It’s a very eerie feeling, stepping into an actual ghost town.
Everything is as it once stood…rows of identical homes…mazes of stone streets…water fountains which once quenched the children’s thirst. The temples, dedicated sanctuaries…the markets, common meeting-places. The etched graffiti, ancient forms of social networking. The amphitheater where gladiators fought and died.
And looming above it all, Mount Vesuvius, still active and trembling to this day,
The Pompeii ruins are an entire city, excavated and preserved in the Campania region of Italy. Buried by the volcanic eruption in 79 AD, it lay covered for over 1,600 years. In 1748, the first big excavations began. But of the settlement’s 66 hectares, only 44 have been revealed.
The best time to see and experience the ruins of Pompeii is at 8:30 in the morning. Try to get there when its gates first open. You’ll escape the crowds that tend to gather at midday, the tourists with selfie sticks and tour guides waving flags.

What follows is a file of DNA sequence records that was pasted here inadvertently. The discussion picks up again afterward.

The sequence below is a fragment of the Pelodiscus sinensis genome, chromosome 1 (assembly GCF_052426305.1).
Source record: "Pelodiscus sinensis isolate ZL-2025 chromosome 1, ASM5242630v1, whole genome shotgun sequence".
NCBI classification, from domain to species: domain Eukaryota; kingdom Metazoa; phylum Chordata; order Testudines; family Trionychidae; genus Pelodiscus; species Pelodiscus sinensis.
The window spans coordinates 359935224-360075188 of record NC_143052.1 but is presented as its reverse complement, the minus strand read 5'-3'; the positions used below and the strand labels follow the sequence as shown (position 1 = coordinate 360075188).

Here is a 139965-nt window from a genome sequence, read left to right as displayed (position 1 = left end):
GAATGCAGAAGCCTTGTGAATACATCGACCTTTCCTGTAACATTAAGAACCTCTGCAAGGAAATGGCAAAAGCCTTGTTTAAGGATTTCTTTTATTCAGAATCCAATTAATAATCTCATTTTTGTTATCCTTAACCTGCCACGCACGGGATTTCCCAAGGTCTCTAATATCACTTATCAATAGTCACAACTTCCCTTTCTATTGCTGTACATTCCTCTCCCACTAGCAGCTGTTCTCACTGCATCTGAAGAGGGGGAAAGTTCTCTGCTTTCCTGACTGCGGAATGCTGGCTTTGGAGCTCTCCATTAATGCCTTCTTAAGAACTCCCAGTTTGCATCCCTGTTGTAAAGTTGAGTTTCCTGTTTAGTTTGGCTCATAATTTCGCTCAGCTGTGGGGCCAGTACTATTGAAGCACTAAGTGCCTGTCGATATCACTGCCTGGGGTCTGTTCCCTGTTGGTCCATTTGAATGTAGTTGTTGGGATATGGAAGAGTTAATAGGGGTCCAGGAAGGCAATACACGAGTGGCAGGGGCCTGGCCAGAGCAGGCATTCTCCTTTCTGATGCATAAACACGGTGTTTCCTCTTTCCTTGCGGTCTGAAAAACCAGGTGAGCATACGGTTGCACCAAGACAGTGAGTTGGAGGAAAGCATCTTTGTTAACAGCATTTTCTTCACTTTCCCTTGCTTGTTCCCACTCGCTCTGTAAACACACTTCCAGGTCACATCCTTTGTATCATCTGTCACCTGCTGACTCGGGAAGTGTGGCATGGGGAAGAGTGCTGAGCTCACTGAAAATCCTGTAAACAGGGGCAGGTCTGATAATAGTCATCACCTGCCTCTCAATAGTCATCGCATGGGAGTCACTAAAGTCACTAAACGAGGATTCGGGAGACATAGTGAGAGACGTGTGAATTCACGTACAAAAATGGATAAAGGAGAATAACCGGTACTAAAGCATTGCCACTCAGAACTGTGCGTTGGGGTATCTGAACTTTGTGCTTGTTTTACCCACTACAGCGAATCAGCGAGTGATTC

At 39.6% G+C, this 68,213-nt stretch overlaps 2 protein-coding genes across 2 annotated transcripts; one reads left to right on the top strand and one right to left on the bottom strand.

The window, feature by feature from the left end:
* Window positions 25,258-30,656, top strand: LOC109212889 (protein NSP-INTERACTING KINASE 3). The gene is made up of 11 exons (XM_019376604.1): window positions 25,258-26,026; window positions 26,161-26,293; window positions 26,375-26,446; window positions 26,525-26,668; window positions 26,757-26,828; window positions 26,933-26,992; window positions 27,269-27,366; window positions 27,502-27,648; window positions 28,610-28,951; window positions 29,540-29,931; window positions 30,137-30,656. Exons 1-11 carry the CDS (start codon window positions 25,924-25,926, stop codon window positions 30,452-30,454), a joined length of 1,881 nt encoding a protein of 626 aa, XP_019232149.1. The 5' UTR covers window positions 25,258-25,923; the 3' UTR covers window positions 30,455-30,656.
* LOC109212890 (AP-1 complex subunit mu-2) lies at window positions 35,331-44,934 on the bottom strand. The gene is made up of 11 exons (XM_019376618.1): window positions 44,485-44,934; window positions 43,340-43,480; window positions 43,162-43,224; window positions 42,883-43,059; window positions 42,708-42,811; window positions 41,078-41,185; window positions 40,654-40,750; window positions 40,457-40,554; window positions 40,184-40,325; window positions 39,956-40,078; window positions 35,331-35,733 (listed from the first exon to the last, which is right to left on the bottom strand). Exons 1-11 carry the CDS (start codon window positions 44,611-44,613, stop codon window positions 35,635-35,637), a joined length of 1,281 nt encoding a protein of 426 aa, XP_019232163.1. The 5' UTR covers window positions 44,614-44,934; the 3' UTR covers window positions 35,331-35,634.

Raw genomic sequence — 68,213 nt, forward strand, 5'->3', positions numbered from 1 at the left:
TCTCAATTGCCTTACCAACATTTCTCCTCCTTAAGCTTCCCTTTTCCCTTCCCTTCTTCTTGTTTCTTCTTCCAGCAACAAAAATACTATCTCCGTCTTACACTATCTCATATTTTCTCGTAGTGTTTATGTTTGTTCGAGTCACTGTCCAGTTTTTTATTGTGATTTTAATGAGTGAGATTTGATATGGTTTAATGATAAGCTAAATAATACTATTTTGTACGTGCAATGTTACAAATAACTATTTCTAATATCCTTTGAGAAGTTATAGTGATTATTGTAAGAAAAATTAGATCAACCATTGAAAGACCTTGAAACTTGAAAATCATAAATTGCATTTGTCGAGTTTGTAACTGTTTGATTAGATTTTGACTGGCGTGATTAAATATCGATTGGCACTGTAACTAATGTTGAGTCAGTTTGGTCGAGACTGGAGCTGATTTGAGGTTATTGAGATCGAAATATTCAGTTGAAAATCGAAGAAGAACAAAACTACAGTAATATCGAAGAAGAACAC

The early light also has a dramatic effect on the giant sculptures, buildings and crumbled stones.
In those early morning hours, you’ll also escape the intense summer heat which pounds the city by 10am. The glory that was once Pompeii may be mostly in ruins, but from the stone ovens and common baths, the temples and gardens, you’ll get a sense of life that once was.
Pompeii was one of the places in Italy I’ve always wanted to see. It was with awe and reverence that I stood, sketched and tried to grasp the reality of this place.
My children skipped between the giant stones which create passageways and bridges between the streets. They explored the mazes of houses, aware that in the background, stood Vesuvius. That powerful, destructive volcano.
From Pompeii, we continued along the Bay of Naples. Our next stop was the Archaeological Museum of Naples, following the buried city’s treasures.
Things to know before you go:
…Next stop, Naples!